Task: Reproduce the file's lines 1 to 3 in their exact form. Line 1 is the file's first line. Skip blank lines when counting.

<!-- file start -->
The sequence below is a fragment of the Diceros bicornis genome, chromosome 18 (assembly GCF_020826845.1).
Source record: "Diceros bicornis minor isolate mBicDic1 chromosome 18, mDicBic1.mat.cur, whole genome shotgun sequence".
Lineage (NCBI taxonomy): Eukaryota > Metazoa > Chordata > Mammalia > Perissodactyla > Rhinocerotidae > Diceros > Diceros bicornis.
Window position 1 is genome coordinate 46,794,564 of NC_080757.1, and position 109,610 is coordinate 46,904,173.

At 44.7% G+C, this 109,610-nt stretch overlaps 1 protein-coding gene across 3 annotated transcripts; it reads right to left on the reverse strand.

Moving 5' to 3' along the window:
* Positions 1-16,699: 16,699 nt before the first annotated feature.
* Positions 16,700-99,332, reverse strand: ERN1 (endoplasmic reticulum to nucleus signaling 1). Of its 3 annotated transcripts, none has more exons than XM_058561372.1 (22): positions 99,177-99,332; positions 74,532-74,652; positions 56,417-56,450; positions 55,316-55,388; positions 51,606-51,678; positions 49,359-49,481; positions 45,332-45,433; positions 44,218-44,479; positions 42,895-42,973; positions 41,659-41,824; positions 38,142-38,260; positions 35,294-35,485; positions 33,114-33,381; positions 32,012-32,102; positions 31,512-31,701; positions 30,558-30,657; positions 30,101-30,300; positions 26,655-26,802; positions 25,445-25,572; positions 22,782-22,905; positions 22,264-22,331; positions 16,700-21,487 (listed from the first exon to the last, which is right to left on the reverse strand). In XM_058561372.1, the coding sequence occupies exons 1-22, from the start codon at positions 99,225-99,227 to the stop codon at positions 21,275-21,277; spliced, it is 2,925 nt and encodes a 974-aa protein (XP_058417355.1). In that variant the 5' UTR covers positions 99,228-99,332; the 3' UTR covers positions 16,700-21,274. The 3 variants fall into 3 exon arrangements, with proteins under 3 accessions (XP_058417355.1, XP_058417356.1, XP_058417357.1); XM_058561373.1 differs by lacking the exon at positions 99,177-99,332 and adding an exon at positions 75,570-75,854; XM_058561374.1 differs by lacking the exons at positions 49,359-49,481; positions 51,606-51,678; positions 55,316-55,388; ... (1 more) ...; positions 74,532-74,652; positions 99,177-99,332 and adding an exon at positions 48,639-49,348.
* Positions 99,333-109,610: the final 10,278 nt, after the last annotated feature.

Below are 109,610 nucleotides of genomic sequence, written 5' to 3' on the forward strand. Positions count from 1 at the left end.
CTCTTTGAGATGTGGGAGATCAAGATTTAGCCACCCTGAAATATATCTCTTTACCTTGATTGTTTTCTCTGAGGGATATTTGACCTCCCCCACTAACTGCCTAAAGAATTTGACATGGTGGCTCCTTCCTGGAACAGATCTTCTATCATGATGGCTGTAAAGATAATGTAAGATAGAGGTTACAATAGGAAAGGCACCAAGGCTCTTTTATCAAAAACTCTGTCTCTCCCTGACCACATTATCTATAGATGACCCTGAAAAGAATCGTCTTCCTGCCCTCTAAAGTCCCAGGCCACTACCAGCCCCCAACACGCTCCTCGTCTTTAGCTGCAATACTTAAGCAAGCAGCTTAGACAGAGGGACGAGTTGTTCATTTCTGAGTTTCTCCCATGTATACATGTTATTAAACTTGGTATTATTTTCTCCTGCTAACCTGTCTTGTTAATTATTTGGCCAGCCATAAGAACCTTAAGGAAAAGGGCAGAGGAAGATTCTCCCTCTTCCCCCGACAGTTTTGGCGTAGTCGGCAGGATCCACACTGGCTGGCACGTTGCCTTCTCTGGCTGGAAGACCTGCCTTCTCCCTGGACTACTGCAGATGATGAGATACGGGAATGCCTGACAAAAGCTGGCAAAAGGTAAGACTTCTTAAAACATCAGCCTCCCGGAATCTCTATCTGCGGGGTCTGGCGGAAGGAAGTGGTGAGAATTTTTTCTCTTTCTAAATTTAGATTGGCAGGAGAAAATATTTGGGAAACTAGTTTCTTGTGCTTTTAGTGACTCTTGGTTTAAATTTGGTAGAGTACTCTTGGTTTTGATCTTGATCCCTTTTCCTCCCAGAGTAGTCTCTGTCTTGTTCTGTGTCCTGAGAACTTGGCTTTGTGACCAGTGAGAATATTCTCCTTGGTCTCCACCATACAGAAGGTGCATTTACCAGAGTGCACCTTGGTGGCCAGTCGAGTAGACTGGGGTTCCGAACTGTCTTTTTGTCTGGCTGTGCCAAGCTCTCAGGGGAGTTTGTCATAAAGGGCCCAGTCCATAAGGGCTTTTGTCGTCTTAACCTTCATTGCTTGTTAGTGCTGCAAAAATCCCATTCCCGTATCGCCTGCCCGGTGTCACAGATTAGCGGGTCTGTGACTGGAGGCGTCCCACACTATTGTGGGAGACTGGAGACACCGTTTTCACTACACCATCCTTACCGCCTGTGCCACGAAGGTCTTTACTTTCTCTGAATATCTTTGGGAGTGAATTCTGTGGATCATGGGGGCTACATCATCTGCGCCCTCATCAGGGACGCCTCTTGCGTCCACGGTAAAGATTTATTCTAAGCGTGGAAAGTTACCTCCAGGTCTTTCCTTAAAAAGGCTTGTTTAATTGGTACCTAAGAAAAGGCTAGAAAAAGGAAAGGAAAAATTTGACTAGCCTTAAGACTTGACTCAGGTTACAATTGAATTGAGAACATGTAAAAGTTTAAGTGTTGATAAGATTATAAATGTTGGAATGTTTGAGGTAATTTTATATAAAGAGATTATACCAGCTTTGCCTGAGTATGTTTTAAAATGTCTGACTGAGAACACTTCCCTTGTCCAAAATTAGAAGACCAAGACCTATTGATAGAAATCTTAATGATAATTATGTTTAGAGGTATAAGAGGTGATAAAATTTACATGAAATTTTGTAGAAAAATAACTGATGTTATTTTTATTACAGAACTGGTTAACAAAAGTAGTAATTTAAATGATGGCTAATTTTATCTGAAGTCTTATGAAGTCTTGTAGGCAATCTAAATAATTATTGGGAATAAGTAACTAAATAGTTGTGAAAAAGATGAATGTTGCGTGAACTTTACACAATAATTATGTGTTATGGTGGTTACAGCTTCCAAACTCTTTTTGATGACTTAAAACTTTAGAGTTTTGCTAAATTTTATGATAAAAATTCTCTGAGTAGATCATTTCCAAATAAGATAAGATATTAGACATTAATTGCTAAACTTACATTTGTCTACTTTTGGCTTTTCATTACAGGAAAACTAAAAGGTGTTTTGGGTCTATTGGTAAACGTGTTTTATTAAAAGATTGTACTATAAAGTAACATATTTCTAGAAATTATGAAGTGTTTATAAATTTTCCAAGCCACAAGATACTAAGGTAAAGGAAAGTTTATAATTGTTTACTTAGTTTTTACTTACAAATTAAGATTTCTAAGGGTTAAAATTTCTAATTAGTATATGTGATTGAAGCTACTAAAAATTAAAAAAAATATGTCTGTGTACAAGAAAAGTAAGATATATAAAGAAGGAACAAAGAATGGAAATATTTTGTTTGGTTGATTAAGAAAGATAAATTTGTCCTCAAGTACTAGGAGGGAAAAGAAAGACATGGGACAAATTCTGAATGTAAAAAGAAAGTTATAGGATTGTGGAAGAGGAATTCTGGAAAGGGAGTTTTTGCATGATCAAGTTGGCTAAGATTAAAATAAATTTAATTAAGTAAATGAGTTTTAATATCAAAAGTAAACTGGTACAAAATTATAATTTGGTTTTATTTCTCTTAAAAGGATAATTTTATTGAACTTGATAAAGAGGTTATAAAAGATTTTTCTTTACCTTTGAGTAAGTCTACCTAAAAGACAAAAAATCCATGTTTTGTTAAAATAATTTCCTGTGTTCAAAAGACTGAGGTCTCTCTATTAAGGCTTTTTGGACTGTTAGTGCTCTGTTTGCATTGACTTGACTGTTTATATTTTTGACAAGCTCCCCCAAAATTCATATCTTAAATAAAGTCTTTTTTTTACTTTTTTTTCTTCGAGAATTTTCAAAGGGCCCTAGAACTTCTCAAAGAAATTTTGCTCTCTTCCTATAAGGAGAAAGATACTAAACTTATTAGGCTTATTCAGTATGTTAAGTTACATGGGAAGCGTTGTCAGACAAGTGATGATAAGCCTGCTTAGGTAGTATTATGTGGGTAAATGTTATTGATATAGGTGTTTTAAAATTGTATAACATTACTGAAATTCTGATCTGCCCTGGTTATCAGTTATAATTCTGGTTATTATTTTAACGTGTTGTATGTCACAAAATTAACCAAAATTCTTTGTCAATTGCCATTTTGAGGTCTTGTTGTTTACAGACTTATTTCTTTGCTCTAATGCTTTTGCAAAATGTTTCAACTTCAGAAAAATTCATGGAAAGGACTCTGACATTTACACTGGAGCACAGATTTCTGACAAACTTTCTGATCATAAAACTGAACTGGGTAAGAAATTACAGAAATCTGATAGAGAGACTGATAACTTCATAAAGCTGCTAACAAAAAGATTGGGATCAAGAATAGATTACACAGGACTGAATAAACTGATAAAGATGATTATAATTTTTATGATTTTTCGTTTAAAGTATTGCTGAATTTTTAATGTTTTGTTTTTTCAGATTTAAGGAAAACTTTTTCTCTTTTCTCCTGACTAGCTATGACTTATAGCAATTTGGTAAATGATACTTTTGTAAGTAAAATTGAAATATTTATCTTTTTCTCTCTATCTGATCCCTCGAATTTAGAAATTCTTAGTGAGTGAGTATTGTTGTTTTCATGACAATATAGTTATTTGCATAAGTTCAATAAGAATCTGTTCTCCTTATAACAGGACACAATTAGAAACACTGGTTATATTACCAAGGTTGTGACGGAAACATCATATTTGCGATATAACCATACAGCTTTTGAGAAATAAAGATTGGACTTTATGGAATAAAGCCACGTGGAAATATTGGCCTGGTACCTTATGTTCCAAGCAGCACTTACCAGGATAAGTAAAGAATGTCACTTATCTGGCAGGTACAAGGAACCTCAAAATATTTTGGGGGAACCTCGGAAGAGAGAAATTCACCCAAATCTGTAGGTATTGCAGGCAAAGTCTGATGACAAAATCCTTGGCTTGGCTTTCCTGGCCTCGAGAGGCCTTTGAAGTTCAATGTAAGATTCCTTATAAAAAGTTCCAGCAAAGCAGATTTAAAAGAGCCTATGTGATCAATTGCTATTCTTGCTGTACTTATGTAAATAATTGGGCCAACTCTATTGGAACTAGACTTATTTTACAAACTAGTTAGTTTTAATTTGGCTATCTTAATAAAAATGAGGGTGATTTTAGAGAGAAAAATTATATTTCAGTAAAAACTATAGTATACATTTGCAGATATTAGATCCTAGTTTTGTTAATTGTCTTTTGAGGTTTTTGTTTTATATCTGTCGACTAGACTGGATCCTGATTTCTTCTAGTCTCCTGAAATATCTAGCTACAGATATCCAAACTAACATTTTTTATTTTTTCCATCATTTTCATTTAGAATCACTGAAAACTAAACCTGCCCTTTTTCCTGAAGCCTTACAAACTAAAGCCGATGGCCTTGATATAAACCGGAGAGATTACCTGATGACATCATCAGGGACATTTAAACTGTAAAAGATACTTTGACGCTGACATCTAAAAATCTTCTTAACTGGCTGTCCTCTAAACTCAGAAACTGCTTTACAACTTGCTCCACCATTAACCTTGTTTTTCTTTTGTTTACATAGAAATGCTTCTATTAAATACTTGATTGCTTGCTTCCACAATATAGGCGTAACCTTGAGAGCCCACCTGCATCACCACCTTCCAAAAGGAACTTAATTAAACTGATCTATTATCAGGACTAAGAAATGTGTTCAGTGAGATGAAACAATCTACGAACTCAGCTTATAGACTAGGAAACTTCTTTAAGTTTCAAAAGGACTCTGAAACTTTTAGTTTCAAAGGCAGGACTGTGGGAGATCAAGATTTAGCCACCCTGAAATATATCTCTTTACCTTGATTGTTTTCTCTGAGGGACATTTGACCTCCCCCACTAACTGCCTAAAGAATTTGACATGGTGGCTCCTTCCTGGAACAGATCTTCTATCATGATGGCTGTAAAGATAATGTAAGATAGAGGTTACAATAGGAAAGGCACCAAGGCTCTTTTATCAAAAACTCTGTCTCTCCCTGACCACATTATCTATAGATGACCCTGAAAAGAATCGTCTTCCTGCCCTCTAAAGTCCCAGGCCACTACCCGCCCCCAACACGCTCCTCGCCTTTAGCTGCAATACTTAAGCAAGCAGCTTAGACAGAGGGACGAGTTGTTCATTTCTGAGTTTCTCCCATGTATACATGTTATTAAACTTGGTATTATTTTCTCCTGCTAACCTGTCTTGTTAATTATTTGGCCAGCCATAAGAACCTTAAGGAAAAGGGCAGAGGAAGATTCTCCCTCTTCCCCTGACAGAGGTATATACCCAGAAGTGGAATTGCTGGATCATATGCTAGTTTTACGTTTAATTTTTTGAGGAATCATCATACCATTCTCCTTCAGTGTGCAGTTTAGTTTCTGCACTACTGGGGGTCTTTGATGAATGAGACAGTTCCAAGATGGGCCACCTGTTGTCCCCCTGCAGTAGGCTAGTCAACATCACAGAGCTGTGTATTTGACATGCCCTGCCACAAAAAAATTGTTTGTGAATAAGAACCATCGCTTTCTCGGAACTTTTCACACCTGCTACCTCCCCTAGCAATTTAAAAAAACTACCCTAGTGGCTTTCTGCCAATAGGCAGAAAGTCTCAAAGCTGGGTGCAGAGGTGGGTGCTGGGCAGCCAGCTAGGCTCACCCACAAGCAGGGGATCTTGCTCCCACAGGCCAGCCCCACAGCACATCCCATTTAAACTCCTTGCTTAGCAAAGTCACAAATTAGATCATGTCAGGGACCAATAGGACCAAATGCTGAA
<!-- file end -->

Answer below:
The sequence below is a fragment of the Diceros bicornis genome, chromosome 18 (assembly GCF_020826845.1).
Source record: "Diceros bicornis minor isolate mBicDic1 chromosome 18, mDicBic1.mat.cur, whole genome shotgun sequence".
Lineage (NCBI taxonomy): Eukaryota > Metazoa > Chordata > Mammalia > Perissodactyla > Rhinocerotidae > Diceros > Diceros bicornis.